Fotheringay quickly makes himself impervious to bullets and, instead of following the advice of any of them, builds a palace, declares himself prince, Maggie queen and Ada his concubine. He fills the hall with all the religious and political leaders of the world to tell them how things are going to be, and how they have until the sun sets to work out a world in which he will be happy. Unfortunately, Fotheringay himself is about to learn the same lesson about power that he tries to teach the world.
Surprisingly, given H. G. Wells's socialist leanings, there wasn't as much emphasis on creating equality between the workers and those who hold the capital. It is obvious that Fotheringay could easily bring about a bloodless socialist revolution with the wave of his hand, but by this time some lessons were being learned that a socialist society did not automatically erase the selfish aims of individuals, nor did it diminish the urge to seize power when the opportunity arises.
Instead, Fotheringay, though a simple man of the people, is able to ponder his way through the advice given and realizes that no one thing can make everyone happy. Unfortunately, it means that he settles on trying to make only one person - himself - happy. Even that happiness seems to be questionable.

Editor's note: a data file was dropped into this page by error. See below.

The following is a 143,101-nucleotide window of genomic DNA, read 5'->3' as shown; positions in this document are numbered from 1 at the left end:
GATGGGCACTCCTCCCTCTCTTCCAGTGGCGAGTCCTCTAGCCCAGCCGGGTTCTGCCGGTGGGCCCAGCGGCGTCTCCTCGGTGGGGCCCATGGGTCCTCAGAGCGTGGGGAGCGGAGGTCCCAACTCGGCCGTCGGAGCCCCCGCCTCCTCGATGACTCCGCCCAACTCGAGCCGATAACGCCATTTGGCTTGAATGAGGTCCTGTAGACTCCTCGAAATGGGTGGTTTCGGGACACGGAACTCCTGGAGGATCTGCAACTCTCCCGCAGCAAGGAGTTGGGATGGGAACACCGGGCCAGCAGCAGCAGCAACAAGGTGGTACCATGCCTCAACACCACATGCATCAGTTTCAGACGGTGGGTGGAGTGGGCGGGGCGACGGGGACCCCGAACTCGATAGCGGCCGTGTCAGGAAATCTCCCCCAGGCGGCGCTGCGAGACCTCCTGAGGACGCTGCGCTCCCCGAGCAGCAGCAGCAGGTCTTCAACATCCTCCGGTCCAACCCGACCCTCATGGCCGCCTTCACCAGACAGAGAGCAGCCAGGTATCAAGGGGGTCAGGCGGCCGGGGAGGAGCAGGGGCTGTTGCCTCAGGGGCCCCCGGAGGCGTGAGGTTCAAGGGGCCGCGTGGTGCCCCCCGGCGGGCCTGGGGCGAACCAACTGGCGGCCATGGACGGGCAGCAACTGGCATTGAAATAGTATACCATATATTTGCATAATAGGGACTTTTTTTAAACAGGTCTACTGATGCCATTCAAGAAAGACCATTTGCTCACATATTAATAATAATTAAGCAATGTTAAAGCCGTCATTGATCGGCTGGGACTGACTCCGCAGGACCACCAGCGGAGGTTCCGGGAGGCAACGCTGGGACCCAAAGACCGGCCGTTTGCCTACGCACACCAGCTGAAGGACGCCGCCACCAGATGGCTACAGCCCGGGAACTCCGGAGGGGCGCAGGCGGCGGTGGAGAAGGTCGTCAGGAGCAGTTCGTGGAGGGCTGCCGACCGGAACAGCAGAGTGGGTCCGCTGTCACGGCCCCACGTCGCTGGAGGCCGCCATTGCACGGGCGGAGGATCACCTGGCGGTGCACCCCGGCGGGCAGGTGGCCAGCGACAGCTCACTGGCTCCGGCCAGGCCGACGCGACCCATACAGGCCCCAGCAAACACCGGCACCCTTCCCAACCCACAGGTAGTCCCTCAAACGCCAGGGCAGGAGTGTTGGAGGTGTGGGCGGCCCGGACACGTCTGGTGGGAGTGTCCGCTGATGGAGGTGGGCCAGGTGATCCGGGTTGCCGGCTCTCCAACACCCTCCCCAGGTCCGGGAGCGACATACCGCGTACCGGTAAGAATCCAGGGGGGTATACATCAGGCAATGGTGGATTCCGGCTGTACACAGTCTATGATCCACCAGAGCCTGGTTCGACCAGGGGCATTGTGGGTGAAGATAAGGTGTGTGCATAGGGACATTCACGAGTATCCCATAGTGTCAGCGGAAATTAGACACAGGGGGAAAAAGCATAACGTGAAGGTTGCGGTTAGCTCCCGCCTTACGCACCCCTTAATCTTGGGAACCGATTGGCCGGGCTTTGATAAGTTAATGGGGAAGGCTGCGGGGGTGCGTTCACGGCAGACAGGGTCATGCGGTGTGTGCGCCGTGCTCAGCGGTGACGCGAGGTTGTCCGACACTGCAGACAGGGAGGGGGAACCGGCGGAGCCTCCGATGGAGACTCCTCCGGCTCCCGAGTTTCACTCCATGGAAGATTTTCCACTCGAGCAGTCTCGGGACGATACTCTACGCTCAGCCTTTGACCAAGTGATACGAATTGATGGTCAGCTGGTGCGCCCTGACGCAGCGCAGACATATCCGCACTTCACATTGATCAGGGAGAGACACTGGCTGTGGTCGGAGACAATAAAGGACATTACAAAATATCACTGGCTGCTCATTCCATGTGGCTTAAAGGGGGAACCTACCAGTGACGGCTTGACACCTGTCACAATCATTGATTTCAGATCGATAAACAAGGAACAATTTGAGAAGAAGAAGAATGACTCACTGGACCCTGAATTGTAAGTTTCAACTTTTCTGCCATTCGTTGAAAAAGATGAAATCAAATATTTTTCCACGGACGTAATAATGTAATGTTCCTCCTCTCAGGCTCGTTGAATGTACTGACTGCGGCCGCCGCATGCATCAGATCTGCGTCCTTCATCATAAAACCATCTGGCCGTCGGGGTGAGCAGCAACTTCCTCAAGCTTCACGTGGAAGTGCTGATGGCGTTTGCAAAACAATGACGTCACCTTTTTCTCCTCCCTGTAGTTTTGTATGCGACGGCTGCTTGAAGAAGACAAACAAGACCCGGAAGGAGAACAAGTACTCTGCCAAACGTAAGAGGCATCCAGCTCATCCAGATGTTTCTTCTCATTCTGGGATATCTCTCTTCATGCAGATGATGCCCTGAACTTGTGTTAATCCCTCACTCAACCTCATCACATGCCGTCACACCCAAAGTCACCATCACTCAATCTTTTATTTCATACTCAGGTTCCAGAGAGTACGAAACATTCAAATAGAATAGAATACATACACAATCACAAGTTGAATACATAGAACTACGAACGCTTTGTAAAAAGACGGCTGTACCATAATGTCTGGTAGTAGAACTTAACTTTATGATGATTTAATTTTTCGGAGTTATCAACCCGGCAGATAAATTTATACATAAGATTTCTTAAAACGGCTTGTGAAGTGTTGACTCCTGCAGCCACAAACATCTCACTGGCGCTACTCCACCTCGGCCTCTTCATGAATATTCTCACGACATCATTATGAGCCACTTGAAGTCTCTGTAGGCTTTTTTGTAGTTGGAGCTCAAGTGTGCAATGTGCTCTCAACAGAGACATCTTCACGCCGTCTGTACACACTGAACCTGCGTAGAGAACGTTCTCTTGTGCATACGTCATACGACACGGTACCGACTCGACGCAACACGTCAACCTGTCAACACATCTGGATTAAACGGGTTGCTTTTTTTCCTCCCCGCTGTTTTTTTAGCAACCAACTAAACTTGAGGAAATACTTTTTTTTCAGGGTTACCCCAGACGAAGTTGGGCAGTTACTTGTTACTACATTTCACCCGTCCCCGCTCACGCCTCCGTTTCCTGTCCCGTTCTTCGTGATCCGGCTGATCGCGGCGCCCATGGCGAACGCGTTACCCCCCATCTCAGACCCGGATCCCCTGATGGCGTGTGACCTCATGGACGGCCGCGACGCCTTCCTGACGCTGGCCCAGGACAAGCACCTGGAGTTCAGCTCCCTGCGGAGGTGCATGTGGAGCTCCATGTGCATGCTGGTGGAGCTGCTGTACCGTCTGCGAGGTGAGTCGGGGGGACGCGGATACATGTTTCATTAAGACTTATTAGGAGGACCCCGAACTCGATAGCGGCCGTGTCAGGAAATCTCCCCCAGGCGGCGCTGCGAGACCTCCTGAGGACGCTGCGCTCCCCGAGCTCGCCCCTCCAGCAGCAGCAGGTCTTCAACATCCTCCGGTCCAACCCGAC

Roland Young, though quite a bit older than the "young" role he is supposed to be playing, does a great job of showing a man transformed from a simple view of the world to outright cynicism and, finally, godlike delusion. Of course, since this is both a comedy and a morality tale, the other characters are meant to play to type, from the righteous Maydig to the over-the-top militarism of Winstanley and the implied changing sexual morals of Ada. All play their parts well, but the only one who really gets to shine on his own Ralph Richardson, playing Winstanley with outrageous drunken pomposity. Still, it is his butler (George Zucco) that gets one of the best lines in the film.
The other thing to mention is that The Man Who Could Work Miracles, like Things to Come, contains a number of great special effects given the time period and the budget. Sure, you can reverse the camera, but someone hand to take the time to slightly move everything in Grigsby's store in order to get the effect of the entire place being cleaned up.
Like much of H. G. Wells's material, The Man Who Could Work Miracles still resonates today, and is still quite a fun watch. Also, look for a young Michael Rennie (who played Klaatu in The Day the Earth Stood Still) in an uncredited role as a San Francisco cop.
The Man Who Could Work Miracles (1936)
Time: 82 minutes
Starring: Roland Young, Ralph Richardson, Joan Gardner
Director: Lothar Mendes